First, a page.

BOSTON — Servicemembers Legal Defense Network on Thursday filed a federal lawsuit in U. S. District Court in Boston on behalf of current and former service members seeking equal recognition, benefits and family support for equal sacrifice and service in the U.S. Armed Forces.
The plaintiffs, each legally married, want the armed services to recognize their families and seek the same family support and benefits for their same-sex spouses that the U.S. Military and Department of Veterans Affairs provide to opposite-sex spouses.
This is the same court that ruled the federal Defense of Marriage Act is unconstitutional because it interferes with a state’s right to define marriage last year. That decision is being appealed in the U.S. Court of Appeals for the 1st Circuit.
The 1996 Defense of Marriage Act (DOMA) bars federal recognition of same-sex marriages performed in states that allow them.
Those benefits include military identification cards, access to bases, recreational programs, spousal support groups and burial rights at national cemeteries.
“This case is about one thing, plain and simple. It’s about justice for gay and lesbian service members and their families in our armed forces rendering the same military service, making the same sacrifices, and taking the same risks to keep our nation secure at home and abroad,” said Army Veteran and SLDN Executive Director Aubrey Sarvis.
“These couples are in long term, committed, and legally recognized marriages, and the military should not be forced to turn its back on them because the federal government refuses to recognize their families,” Sarvis said.
“We’ve been serving our country too long, working too hard, and sacrificing too much to see our families denied the same recognition, support and benefits as our straight, married counterparts,” said lead plaintiff, Major Shannon McLaughlin of the Massachusetts National Guard. McLaughlin and her spouse, Casey, are the parents of ten month old twins, Grace and Grant.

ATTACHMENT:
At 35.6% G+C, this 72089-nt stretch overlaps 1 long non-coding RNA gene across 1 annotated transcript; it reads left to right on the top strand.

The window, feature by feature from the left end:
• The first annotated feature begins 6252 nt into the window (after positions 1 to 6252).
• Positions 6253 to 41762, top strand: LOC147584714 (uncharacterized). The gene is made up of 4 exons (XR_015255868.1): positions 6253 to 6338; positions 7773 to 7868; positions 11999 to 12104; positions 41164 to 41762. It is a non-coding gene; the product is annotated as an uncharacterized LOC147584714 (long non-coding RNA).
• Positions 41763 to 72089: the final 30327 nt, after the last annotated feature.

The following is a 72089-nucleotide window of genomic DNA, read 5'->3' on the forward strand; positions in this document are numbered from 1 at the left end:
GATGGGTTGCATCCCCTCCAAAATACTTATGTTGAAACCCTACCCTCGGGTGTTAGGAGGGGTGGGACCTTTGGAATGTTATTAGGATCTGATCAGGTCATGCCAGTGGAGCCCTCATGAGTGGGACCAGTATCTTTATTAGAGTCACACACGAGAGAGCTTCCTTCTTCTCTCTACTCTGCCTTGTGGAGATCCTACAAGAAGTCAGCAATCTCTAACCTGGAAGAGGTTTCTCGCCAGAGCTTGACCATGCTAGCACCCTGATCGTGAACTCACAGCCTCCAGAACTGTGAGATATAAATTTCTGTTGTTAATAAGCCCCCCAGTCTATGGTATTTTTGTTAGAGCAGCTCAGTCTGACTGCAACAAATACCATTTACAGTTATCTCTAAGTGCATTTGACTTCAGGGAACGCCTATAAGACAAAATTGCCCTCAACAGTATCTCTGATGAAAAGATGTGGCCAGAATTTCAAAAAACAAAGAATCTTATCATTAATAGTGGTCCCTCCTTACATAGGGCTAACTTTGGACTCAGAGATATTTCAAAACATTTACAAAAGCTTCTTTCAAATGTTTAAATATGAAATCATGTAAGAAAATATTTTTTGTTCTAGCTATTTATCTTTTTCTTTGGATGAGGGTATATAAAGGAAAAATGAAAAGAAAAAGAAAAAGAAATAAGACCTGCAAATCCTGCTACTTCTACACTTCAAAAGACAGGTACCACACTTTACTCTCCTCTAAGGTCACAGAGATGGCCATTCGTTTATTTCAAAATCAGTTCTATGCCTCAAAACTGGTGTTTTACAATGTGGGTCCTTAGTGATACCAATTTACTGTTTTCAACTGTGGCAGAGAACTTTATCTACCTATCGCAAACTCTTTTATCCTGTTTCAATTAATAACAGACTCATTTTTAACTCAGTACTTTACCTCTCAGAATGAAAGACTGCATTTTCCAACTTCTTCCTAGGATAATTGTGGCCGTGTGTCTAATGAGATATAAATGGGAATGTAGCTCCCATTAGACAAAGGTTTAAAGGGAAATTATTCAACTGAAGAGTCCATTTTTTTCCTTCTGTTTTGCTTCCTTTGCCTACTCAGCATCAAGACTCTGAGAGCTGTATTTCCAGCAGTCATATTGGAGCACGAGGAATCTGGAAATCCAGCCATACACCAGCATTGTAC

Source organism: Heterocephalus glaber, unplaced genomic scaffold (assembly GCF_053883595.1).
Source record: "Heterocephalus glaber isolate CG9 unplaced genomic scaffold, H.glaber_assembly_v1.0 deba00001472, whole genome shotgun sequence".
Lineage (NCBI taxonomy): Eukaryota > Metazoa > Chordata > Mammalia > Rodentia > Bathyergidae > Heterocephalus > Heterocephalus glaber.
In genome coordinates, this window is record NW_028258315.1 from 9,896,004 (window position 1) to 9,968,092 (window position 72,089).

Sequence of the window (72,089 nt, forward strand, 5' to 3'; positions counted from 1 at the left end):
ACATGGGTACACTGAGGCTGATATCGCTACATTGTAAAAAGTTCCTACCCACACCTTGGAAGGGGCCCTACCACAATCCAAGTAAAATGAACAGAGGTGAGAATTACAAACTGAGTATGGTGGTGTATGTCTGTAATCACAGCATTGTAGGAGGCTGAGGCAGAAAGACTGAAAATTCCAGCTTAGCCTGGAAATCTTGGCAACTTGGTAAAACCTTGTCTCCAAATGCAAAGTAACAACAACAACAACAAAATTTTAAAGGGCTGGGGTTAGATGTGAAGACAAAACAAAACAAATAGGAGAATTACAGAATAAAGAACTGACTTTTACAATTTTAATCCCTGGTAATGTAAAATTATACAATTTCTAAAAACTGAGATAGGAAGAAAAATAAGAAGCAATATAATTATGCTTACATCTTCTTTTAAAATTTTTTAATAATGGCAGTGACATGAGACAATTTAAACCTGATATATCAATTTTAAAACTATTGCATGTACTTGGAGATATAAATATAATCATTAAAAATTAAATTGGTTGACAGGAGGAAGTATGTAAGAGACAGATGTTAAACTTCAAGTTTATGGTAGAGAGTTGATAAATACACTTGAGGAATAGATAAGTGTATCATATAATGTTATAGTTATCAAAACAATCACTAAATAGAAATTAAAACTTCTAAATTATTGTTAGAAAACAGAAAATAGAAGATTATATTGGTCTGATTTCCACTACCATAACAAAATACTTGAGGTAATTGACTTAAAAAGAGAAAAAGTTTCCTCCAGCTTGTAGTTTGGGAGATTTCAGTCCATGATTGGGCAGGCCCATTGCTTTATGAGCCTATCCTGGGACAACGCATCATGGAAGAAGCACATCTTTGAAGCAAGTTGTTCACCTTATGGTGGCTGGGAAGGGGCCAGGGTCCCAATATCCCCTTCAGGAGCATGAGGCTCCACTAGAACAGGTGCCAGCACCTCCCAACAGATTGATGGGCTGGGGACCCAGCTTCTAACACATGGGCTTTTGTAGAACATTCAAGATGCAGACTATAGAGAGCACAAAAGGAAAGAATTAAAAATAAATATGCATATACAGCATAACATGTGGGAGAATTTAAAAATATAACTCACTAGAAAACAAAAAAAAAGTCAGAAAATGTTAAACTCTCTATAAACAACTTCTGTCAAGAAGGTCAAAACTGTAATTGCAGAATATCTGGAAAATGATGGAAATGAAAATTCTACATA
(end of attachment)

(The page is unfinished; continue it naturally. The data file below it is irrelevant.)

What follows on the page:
Currently, DOMA prohibits the military from recognizing same-sex marriage and, therefore, prevents it from providing vital benefits to legally married spouses including housing, health care, and surviving spouse benefits.
Those inequities were recently spotlighted when Chief Warrant Officer Charlie Morgan of the New Hampshire National Guard — a plaintiff in the suit — was forced to seek intervention from elected officials and the Pentagon in order for her spouse, a part-time special education teacher, to be permitted to attend a yellow-ribbon reintegration ceremony following CW2 Morgan’s return from a deployment to Kuwait.
“As plaintiffs, we are fighting to receive the same benefits and opportunities as our married heterosexual counterparts. This discrimination causes undue financial and emotional hardship for our families,” said Morgan.
“As a cancer survivor, who has been recently diagnosed with a recurrence, I worry every day that my health may take a turn for the worse, and Karen would be unable to receive the survivor’s benefits to help take care of our daughter. We are only asking for fair and equitable treatment as a recognized family,” Morgan added.
Sarvis pointed out this is not about special rights, as some critics have argued.
“We are not advocating any special treatment for the families of gay and lesbian service members or veterans, but we want to underscore that all military families should be treated the same when it comes to recognition, benefits and family support,” said Sarvis.